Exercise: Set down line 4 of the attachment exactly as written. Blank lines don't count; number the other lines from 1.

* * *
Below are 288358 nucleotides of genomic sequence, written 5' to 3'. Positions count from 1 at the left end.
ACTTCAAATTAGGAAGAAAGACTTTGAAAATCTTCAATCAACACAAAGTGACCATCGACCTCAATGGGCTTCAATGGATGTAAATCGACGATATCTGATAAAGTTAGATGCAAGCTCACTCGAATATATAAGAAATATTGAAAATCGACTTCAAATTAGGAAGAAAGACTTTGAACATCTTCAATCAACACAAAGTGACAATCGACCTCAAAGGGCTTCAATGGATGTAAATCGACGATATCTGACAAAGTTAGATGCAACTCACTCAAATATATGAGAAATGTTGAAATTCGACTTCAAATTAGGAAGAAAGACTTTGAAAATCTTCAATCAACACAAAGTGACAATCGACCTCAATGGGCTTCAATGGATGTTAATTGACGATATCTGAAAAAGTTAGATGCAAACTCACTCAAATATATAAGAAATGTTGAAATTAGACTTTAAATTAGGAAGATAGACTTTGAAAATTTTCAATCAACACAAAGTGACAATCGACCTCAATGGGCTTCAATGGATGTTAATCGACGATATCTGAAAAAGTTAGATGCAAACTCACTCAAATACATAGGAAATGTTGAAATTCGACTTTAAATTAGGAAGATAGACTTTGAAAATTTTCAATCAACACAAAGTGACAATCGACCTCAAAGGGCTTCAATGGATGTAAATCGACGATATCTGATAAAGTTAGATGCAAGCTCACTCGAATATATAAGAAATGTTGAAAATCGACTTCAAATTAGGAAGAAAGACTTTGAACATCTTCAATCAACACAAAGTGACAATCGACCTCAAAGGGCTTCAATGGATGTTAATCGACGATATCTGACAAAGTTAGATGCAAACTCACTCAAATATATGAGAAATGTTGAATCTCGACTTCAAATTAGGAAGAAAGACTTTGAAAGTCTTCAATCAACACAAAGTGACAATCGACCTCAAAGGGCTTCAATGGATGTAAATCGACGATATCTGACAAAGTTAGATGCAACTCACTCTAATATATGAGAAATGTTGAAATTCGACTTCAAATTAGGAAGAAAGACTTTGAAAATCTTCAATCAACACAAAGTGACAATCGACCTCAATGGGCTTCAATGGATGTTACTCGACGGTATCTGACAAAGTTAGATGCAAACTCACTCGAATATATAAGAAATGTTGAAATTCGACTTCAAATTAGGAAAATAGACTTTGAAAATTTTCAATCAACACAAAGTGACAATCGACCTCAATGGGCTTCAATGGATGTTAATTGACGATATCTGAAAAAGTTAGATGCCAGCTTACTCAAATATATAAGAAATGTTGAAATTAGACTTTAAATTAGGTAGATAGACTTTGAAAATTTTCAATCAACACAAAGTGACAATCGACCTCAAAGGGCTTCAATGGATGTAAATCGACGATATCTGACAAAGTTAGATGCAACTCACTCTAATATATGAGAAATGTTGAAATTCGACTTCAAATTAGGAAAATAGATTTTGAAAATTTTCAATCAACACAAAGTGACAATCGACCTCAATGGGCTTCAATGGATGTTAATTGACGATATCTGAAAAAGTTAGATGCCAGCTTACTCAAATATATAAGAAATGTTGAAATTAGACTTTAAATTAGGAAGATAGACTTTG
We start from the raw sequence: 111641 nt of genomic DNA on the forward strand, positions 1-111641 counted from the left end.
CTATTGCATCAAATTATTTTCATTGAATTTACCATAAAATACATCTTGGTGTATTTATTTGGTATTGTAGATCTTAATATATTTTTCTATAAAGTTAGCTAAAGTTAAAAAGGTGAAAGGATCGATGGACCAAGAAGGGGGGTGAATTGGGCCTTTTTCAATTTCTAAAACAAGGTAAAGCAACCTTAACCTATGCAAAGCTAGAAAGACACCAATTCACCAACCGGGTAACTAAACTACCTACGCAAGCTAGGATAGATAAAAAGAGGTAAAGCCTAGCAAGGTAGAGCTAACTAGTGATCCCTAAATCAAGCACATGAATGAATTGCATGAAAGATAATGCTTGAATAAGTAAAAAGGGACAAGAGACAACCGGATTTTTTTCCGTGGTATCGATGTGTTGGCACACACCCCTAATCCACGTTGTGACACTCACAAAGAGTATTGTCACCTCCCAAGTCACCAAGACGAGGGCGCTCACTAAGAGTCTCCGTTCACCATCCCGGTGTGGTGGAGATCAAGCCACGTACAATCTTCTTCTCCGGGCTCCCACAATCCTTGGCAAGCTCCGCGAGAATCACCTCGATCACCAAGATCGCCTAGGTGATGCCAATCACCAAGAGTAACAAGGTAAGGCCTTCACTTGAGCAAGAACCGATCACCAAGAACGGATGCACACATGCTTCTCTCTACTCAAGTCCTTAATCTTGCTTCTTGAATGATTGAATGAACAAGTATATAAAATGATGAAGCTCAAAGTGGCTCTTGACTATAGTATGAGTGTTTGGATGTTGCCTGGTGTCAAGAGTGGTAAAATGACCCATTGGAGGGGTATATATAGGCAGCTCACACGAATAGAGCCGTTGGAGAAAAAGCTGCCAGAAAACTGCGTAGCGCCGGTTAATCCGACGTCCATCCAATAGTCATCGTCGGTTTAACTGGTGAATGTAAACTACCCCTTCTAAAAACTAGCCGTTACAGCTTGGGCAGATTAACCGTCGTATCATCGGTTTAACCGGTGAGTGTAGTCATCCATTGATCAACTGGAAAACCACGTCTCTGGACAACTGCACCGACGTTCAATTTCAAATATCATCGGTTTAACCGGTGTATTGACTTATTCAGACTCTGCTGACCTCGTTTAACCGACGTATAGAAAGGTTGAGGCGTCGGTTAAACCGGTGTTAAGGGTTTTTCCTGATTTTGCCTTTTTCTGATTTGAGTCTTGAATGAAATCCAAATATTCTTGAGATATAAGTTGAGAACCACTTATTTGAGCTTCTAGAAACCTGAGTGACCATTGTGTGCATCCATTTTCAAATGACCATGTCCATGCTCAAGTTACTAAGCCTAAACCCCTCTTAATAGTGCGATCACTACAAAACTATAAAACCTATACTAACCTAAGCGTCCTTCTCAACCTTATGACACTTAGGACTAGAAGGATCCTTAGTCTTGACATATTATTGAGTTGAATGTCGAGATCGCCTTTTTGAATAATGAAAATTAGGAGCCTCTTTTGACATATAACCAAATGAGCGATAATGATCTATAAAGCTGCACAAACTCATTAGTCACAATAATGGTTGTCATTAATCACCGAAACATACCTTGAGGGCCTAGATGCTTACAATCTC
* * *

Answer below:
CTATTGCATCAAATTATTTTCATTGAATTTACCATAAAATACATCTTGGTGTATTTATTTGGTATTGTAGATCTTAATATATTTTTCTATAAAGTTAGCTAAAGTTAAAAAGGTGAAAGGATCGATGGACCAAGAAGGGGGGTGAATTGGGCCTTTTTCAATTTCTAAAACAAGGTAAAGCAACCTTAACCTATGCAAAGCTAGAAAGACACCAATTCACCAACCGGGTAACTAAACTACCTACGCAAGCTAGGATAGATAAAAAGAGGTAAAGCCTAGCAAGGTAGAGCTAACTAGTGATCCCTAAATCAAGCACATGAATGAATTGCATGAAAGATAATGCTTGAATAAGTAAAAAGGGACAAGAGACAACCGGATTTTTTTCCGTGGTATCGATGTGTTGGCACACACCCCTAATCCACGTTGTGACACTCACAAAGAGTATTGTCACCTCCCAAGTCACCAAGACGAGGGCGCTCACTAAGAGTCTCCGTTCACCATCCCGGTGTGGTGGAGATCAAGCCACGTACAATCTTCTTCTCCGGGCTCCCACAATCCTTGGCAAGCTCCGCGAGAATCACCTCGATCACCAAGATCGCCTAGGTGATGCCAATCACCAAGAGTAACAAGGTAAGGCCTTCACTTGAGCAAGAACCGATCACCAAGAACGGATGCACACATGCTTCTCTCTACTCAAGTCCTTAATCTTGCTTCTTGAATGATTGAATGAACAAGTATATAAAATGATGAAGCTCAAAGTGGCTCTTGACTATAGTATGAGTGTTTGGATGTTGCCTGGTGTCAAGAGTGGTAAAATGACCCATTGGAGGGGTATATATAGGCAGCTCACACGAATAGAGCCGTTGGAGAAAAAGCTGCCAGAAAACTGCGTAGCGCCGGTTAATCCGACGTCCATCCAATAGTCATCGTCGGTTTAACTGGTGAATGTAAACTACCCCTTCTAAAAACTAGCCGTTACAGCTTGGGCAGATTAACCGTCGTATCATCGGTTTAACCGGTGAGTGTAGTCATCCATTGATCAACTGGAAAACCACGTCTCTGGACAACTGCACCGACGTTCAATTTCAAATATCATCGGTTTAACCGGTGTATTGACTTATTCAGACTCTGCTGACCTCGTTTAACCGACGTATAGAAAGGTTGAGGCGTCGGTTAAACCGGTGTTAAGGGTTTTTCCTGATTTTGCCTTTTTCTGATTTGAGTCTTGAATGAAATCCAAATATTCTTGAGATATAAGTTGAGAACCACTTATTTGAGCTTCTAGAAACCTGAGTGACCATTGTGTGCATCCATTTTCAAATGACCATGTCCATGCTCAAGTTACTAAGCCTAAACCCCTCTTAATAGTGCGATCACTACAAAACTATAAAACCTATACTAACCTAAGCGTCCTTCTCAACCTTATGACACTTAGGACTAGAAGGATCCTTAGTCTTGACATATTATTGAGTTGAATGTCGAGATCGCCTTTTTGAATAATGAAAATTAGGAGCCTCTTTTGACATATAACCAAATGAGCGATAATGATCTATAAAGCTGCACAAACTCATTAGTCACAATAATGGTTGTCATTAATCACCGAAACATACCTTGAGGGCCTAGATGCTTACAATCTC